Using Smart Design to Reduce E-Waste

first_imgThere’s a reason I like designers: they tend to think big picture (pun intended). Dell’s Sr. VP of Experience Design, Ed Boyd, is a good example. In a recent piece he wrote for Triple Pundit, Ed talks about how smart up-front design strategies are critical to the end of life for our IT products. Rather than having a beautiful product or an environmentally friendly one, Ed says you should have both.He takes his engineers to visit with recyclers, learning what frustrates them, what slows them down, and what simply doesn’t work. This is a regular field trip he takes his designers on, where they learn things like having laptop cases open from the bottom instead of the top to speed up dismantling, or incorporating icons, pictures and videos into repair manuals so technicians do not have to pause to read detailed instructions.Dell engineers and design architects witness how a recycling facility receives, tests and sorts Dell products during a recent field trip.Ed also points to modularity as another key, sharing the example of creating a single access door for all major components. He also cites Dutch cell phone maker Fairphone and their plug-and-play design for the Fairphone 2. The company was featured in Dell’s Legacy of Good Short Film Contest this past year.And it’s not just how you manipulate the product.“[It] turns out ‘trash’ can be a workable and cost-effective material for designers,” explained Boyd.He talks about how Adidas is making shoes out of ocean plastic and notes that he is exploring the waste material for packaging design at Dell.All of these examples of big-picture thinking demonstrate how cutting-edge designers like Ed are making the environment a priority when they design. “We owe it to our customers, our communities and our planet to continue pushing the boundaries of what’s possible with design.”Boyd’s article can be found at Triple Pundit. Read more about Dell’s innovative approaches to design and materials sourcing, at www.dell.com/circulareconomy.last_img read more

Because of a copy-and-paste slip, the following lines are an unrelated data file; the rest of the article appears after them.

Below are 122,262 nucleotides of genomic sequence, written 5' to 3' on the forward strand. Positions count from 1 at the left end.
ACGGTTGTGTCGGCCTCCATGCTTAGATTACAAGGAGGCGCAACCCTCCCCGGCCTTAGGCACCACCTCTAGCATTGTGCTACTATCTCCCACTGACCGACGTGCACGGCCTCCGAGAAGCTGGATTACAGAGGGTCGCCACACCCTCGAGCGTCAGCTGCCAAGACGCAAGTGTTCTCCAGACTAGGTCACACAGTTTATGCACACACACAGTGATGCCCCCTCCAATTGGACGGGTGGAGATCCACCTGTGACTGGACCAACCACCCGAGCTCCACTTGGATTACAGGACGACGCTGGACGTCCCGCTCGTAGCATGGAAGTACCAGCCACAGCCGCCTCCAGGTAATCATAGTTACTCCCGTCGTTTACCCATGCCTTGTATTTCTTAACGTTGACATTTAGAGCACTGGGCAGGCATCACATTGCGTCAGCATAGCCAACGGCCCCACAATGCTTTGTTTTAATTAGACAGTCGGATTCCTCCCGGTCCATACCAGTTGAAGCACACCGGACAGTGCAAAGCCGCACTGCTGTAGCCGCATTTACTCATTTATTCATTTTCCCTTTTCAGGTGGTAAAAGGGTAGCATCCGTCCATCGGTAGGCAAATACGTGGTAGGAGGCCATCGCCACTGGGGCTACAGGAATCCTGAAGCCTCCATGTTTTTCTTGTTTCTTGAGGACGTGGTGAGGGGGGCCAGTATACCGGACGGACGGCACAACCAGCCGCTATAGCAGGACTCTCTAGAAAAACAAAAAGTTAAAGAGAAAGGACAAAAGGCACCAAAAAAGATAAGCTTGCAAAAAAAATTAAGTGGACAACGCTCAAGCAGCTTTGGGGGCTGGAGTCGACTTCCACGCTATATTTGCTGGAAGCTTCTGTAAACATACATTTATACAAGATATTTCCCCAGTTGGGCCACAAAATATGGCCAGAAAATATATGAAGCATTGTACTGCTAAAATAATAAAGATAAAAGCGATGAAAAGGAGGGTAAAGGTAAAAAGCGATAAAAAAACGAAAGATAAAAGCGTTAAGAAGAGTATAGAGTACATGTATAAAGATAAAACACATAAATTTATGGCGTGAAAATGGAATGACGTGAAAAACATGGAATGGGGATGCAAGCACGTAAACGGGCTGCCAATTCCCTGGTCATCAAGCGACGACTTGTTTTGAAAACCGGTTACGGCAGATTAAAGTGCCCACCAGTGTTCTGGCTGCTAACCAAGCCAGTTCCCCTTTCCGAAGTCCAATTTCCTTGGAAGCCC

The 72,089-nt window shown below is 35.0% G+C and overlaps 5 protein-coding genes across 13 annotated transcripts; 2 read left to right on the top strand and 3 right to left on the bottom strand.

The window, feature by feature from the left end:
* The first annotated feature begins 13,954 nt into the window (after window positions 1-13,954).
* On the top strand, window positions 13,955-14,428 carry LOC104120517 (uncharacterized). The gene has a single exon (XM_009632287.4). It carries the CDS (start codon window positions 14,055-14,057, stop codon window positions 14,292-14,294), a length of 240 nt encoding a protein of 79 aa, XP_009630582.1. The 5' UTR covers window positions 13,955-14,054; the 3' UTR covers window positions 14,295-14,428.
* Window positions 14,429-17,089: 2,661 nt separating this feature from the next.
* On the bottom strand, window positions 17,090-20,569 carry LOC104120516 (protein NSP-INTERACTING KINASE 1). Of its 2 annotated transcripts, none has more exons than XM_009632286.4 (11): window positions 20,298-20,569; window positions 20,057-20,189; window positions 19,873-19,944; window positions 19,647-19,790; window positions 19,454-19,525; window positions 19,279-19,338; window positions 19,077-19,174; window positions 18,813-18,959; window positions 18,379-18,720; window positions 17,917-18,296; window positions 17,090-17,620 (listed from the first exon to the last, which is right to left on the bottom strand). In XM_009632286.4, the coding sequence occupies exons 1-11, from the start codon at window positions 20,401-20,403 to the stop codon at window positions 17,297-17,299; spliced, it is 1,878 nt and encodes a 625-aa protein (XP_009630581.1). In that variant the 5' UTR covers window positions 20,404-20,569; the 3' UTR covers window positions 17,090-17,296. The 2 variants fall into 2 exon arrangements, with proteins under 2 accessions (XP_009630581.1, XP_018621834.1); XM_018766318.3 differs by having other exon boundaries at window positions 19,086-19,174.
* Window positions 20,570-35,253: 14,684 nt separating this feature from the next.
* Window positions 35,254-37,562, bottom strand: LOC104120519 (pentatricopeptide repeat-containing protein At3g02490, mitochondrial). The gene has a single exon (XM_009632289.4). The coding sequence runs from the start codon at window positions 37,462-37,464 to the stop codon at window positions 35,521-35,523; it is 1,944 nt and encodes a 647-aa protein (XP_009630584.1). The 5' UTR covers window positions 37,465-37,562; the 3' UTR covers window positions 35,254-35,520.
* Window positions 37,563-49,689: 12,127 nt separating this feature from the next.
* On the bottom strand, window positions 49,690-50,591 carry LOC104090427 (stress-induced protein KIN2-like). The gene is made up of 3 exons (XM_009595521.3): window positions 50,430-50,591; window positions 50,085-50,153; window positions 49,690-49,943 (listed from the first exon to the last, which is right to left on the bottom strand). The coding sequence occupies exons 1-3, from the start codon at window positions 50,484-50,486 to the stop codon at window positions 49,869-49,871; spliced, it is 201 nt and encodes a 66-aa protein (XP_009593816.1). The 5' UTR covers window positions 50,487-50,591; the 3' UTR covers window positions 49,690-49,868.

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Cable trouble dogs spacewalkers in European lab upgrades

first_imgCAPE CANAVERAL, Fla. (AP) — Spacewalking astronauts encountered cable trouble while attempting to make home improvements 260 miles up. Two NSA astronauts installed a high-speed data link outside the International Space Station’s European lab. But it took a few tries to get the antenna working right. The astronauts had more cable problems that prevented them from completely hooking up an experiment platform on the Columbus lab. The platform has been up there awaiting activation for almost a year. The astronauts will perform a second spacewalk on Monday to complete battery upgrades to the station’s solar power grid.last_img read more

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US employment costs rise modestly in fourth quarter